Ed Ruscha - 20th Century & Contemporary Art Evening Sale London Friday, October 15, 2021 | Phillips

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  • Within the grand theatre of Ed Ruscha’s singular career, Doric is a superb example from the artist’s iconic body of works portraying expertly rendered sfumato columns. One of just five of these crepuscular paintings bearing twilight porticos, Doric is the one Ruscha chose as a model for Brave Man’s Porch, executed the same year and included in the 1997 Whitney Biennial. Doric presents the silhouette of the eponymous column, emerging from a dusky backdrop of vaporous light. Rich in its saturated black tone, the column and edges of the building commingle in a grainy grisailles effect against the hazy glow of sky, creating a gauzy aura of cinematic theatricality.


    Starkly departing from the vibrantly hued skies depicted in the sunset paintings of the 1970s and 1980s, Doric and its peers mark the artist’s shift toward a photorealistic tendency, in which the hand of the artist is renounced in favour of a photographic, film noir aesthetic, veritably crackling with kinetic energy. Doric’s thrilling simplicity belies the technical skill with which Ruscha executed this electrifying and seductive painting which, in its visual immediacy has become a hallmark of the artist’s oeuvre. Ruscha creates drama here with the advancing spectre of the Doric column against the pearly glow of sky behind it. Within the three orders of Ancient Greek and later Roman architecture, the Doric column is heavier and more substantial than the Ionic or Corinthian, a weighty presence solidly occupying the foreground of the present work. Against the historical and visual gravity of the column, Ruscha feathers the paint into the impalpable ivory atmosphere.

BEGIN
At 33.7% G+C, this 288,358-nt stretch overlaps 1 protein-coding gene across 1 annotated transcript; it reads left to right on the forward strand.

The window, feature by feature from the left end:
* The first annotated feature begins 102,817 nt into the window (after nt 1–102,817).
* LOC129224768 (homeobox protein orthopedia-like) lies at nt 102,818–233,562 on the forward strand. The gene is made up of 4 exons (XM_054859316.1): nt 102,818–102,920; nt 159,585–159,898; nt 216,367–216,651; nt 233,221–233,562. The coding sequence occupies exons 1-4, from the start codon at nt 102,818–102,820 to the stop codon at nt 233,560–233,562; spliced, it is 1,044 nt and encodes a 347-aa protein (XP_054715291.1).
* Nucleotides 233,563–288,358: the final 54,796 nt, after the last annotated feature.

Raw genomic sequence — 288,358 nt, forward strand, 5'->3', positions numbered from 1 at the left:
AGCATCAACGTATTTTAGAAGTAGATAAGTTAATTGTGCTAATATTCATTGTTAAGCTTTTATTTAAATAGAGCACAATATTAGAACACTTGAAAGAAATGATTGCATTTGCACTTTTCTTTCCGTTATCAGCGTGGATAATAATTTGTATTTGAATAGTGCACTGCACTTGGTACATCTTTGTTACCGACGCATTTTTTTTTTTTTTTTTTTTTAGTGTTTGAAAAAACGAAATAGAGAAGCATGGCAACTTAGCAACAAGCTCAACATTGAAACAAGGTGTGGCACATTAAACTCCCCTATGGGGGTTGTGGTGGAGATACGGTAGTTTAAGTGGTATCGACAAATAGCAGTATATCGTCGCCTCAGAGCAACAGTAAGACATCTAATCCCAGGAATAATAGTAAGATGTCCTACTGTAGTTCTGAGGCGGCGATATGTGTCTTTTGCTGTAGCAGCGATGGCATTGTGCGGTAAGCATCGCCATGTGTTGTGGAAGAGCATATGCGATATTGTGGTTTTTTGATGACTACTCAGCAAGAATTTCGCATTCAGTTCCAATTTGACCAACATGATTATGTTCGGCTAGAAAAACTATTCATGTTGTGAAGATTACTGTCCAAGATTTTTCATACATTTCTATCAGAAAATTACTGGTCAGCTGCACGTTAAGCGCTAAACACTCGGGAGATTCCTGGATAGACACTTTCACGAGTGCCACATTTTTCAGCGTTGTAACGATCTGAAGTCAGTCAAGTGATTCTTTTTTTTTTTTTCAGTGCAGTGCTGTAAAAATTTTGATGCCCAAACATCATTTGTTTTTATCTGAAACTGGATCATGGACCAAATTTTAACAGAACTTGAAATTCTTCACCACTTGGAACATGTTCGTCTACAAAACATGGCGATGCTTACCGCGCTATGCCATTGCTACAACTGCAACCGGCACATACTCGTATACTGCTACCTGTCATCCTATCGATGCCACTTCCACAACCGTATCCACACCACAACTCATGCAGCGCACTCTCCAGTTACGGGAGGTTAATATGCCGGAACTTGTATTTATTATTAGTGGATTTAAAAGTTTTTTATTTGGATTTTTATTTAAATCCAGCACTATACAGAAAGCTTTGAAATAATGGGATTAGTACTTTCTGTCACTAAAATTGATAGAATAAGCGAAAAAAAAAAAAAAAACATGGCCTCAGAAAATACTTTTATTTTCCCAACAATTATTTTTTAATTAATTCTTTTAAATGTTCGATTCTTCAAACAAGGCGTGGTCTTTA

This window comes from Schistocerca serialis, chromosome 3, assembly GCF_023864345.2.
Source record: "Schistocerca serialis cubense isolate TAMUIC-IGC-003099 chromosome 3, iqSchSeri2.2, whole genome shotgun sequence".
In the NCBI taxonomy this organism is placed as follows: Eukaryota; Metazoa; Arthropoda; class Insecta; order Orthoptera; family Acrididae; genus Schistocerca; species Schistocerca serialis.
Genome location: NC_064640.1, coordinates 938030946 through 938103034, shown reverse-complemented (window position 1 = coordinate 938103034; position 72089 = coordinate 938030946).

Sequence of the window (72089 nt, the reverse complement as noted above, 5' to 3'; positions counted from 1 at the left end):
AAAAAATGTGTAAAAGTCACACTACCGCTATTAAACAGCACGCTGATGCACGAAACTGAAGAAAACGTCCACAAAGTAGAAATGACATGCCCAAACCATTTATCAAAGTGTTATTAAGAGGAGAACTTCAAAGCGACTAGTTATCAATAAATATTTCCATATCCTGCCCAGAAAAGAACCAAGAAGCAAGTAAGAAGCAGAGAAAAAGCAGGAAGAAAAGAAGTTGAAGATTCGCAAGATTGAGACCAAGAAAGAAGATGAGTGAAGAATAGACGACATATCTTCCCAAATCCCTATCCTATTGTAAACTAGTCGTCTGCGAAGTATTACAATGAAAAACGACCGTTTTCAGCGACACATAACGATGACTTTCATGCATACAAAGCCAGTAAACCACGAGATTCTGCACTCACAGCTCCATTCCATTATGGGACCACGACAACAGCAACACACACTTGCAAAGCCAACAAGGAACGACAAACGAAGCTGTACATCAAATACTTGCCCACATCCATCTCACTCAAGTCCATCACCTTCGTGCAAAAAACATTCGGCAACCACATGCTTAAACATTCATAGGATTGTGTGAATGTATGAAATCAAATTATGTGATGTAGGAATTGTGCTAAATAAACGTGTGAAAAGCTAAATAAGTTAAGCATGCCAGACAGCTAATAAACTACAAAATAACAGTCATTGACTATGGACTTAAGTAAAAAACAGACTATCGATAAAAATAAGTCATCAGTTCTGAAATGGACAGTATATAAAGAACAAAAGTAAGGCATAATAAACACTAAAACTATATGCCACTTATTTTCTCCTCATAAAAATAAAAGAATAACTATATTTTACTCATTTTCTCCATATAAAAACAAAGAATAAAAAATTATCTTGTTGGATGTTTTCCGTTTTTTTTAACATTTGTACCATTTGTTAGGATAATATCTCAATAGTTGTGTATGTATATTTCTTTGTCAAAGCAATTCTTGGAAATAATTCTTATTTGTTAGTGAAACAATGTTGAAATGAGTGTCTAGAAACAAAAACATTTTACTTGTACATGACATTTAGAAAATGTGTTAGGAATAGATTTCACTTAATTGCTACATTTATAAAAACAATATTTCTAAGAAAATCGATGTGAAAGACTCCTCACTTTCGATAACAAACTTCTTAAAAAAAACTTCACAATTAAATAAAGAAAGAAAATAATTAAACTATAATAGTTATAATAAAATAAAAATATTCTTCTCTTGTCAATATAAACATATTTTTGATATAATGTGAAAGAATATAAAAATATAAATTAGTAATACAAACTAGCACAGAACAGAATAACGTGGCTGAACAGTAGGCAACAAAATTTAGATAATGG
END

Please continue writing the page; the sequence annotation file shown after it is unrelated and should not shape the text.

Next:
Detail of the present work  CAPTION: Detail of the Parthenon, Werner Forman Archive / Bridgeman Images
    Detail of the present work.
    Detail of the Parthenon, Werner Forman Archive / Bridgeman Images.